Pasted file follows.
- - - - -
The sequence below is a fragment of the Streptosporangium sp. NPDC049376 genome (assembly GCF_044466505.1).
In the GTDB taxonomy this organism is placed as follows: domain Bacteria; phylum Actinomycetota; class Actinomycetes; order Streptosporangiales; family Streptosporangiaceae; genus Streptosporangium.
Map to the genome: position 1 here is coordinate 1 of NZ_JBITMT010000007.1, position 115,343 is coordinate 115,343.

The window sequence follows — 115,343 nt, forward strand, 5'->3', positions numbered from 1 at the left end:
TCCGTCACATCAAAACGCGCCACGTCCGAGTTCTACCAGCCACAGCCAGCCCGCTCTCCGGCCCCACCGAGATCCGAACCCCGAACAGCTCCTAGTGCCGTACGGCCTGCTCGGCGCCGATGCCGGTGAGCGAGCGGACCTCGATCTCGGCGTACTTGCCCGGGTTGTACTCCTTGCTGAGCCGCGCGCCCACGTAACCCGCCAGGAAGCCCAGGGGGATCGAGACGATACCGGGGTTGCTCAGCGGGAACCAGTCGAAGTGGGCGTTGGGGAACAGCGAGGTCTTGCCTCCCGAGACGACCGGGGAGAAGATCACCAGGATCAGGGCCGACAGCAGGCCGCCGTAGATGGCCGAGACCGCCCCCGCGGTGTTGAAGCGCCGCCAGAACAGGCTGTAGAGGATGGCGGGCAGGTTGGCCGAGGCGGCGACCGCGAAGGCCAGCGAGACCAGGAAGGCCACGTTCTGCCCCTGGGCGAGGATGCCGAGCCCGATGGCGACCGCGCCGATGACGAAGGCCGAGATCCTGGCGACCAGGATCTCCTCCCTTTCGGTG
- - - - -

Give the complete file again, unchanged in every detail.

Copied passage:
The sequence below is a fragment of the Streptosporangium sp. NPDC049376 genome (assembly GCF_044466505.1).
In the GTDB taxonomy this organism is placed as follows: domain Bacteria; phylum Actinomycetota; class Actinomycetes; order Streptosporangiales; family Streptosporangiaceae; genus Streptosporangium.
Map to the genome: position 1 here is coordinate 1 of NZ_JBITMT010000007.1, position 115,343 is coordinate 115,343.

The window sequence follows — 115,343 nt, forward strand, 5'->3', positions numbered from 1 at the left end:
TCCGTCACATCAAAACGCGCCACGTCCGAGTTCTACCAGCCACAGCCAGCCCGCTCTCCGGCCCCACCGAGATCCGAACCCCGAACAGCTCCTAGTGCCGTACGGCCTGCTCGGCGCCGATGCCGGTGAGCGAGCGGACCTCGATCTCGGCGTACTTGCCCGGGTTGTACTCCTTGCTGAGCCGCGCGCCCACGTAACCCGCCAGGAAGCCCAGGGGGATCGAGACGATACCGGGGTTGCTCAGCGGGAACCAGTCGAAGTGGGCGTTGGGGAACAGCGAGGTCTTGCCTCCCGAGACGACCGGGGAGAAGATCACCAGGATCAGGGCCGACAGCAGGCCGCCGTAGATGGCCGAGACCGCCCCCGCGGTGTTGAAGCGCCGCCAGAACAGGCTGTAGAGGATGGCGGGCAGGTTGGCCGAGGCGGCGACCGCGAAGGCCAGCGAGACCAGGAAGGCCACGTTCTGCCCCTGGGCGAGGATGCCGAGCCCGATGGCGACCGCGCCGATGACGAAGGCCGAGATCCTGGCGACCAGGATCTCCTCCCTTTCGGTG